1. I agree with your assessment of Thor. Growing up, I never "got" him. I've always felt the same way about the Hulk. They work fine as supporting characters or (in the Hulk's case) antagonists in other books, but on their own they don't much appeal to me. I do love Simonson's Thor and some of Peter David's Hulk, but that's about it.

    That said, I've always wanted to read the DeFalco/Frenz Thor. I've only seen bits and pieces, and, as with your experience here, I love the throwback Silver Age pastiche they did on the series, at least until Eric Masterson came along. I believe at that point they began to treat the title like any other then-modern series.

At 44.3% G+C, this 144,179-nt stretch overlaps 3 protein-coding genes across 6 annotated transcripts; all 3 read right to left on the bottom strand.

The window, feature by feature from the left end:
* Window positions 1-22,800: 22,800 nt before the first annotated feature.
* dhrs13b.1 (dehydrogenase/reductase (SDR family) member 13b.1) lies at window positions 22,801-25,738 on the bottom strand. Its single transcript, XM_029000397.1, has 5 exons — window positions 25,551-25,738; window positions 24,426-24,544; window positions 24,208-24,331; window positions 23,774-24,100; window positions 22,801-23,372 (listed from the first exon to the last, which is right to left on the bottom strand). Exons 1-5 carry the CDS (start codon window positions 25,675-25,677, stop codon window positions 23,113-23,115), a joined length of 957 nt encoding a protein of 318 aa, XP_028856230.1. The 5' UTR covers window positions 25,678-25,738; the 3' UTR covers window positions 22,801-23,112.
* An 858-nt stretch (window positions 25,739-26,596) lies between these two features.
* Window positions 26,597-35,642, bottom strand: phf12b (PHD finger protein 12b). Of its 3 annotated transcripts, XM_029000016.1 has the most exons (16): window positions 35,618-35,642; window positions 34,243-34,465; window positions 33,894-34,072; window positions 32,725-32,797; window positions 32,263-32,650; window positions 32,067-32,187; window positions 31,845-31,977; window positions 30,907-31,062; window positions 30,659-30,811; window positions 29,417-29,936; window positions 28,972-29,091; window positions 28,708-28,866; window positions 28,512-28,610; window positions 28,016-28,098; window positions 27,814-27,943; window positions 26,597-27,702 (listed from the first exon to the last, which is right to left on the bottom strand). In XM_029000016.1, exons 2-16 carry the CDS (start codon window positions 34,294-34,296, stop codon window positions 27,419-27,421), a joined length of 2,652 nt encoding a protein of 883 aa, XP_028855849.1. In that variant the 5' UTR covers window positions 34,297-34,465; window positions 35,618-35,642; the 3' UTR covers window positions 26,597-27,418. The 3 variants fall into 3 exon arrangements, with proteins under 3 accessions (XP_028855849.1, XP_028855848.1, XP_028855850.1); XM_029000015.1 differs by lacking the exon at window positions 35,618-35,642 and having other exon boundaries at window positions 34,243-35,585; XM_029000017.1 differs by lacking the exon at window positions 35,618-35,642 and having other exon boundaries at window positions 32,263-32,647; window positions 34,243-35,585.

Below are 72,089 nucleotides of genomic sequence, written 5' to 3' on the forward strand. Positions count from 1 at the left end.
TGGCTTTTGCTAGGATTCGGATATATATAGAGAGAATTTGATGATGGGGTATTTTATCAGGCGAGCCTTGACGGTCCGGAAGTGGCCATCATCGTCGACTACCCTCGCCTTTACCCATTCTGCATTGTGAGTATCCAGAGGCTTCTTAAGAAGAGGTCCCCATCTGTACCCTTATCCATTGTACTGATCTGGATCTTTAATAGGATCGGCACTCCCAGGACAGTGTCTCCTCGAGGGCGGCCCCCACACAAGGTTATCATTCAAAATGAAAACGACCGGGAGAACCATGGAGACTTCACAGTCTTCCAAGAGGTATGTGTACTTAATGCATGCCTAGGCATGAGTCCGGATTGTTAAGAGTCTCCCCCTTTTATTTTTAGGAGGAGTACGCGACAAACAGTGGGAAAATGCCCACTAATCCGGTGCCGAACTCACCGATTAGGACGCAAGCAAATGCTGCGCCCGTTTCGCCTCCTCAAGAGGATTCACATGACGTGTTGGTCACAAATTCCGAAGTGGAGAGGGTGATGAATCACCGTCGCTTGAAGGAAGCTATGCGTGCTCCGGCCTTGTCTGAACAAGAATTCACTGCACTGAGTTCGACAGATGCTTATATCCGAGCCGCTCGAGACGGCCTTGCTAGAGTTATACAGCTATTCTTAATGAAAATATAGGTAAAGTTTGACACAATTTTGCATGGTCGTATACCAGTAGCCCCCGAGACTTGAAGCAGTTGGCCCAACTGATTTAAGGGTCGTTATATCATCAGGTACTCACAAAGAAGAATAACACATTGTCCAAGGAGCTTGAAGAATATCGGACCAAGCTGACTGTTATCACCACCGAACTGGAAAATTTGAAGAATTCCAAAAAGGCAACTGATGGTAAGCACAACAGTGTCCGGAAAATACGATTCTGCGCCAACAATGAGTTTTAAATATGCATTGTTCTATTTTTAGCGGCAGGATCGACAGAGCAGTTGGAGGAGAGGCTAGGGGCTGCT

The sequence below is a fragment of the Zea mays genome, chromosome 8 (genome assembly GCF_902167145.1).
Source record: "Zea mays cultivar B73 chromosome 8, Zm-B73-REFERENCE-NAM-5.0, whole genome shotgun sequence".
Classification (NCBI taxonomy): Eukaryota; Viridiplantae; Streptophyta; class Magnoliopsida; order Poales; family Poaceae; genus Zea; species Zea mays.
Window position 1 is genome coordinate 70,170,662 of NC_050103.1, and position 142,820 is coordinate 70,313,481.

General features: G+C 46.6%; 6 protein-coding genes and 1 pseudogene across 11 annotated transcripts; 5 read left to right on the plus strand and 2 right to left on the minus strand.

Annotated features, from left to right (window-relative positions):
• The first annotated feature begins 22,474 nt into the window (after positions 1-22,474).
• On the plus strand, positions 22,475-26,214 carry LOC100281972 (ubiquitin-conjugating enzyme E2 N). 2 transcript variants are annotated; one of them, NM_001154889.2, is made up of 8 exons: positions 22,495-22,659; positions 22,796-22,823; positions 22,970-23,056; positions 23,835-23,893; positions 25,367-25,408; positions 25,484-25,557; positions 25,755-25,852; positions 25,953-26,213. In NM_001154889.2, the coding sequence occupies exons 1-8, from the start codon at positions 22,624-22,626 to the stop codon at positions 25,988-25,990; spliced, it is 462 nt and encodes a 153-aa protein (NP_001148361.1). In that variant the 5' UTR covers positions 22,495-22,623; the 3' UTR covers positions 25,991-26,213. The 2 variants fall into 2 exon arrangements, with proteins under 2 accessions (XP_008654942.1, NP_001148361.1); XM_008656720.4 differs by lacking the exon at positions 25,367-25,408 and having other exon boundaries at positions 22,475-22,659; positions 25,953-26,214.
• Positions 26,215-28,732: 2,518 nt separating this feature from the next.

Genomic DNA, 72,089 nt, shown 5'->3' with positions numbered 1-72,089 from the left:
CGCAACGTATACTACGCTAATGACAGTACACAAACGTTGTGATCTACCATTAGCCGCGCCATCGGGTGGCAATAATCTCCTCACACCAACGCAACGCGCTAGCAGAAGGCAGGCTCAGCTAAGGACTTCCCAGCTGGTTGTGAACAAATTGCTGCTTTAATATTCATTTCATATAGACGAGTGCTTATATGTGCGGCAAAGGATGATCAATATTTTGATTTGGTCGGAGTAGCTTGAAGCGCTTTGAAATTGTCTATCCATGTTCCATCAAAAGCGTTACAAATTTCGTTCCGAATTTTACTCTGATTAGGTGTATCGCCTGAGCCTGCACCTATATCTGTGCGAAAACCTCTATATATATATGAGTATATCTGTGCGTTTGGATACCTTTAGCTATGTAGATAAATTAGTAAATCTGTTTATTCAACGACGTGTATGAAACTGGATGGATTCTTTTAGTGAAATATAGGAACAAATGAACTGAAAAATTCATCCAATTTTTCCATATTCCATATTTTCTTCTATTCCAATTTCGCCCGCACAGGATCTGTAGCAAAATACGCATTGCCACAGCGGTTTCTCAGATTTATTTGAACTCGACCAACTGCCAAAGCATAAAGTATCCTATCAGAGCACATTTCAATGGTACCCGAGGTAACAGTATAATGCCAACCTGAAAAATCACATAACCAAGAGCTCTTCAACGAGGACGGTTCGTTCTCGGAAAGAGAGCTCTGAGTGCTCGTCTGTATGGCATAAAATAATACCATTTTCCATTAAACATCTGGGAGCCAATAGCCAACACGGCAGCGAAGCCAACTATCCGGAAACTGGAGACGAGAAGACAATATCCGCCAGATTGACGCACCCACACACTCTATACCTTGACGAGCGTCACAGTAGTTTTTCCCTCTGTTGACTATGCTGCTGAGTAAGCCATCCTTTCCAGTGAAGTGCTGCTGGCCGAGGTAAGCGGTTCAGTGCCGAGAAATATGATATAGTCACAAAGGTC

"Unlike his friend, Piledriver hasn't heard of Nightcrawler..."

    I'm pretty sure all of the Wrecking Crew would've encountered Nightcrawler during SECRET WARS. But maybe he didn't teleport in front of them or something...?

    Also, one correction: While Ron Frenz did draw "The Kid Who Collects Spider-Man", Tom DeFalco didn't write it -- Roger Stern did. And now I'll take this opportunity for some shameless self-promotion to note that my blog will be reviewing the story next month as part of my ongoing "Spider-Man by Roger Stern" series.

  2. You're right, of course. For some reason I lumped "The Kid Who Collects" with Frenz and DeFalco's run, which didn't occur until later.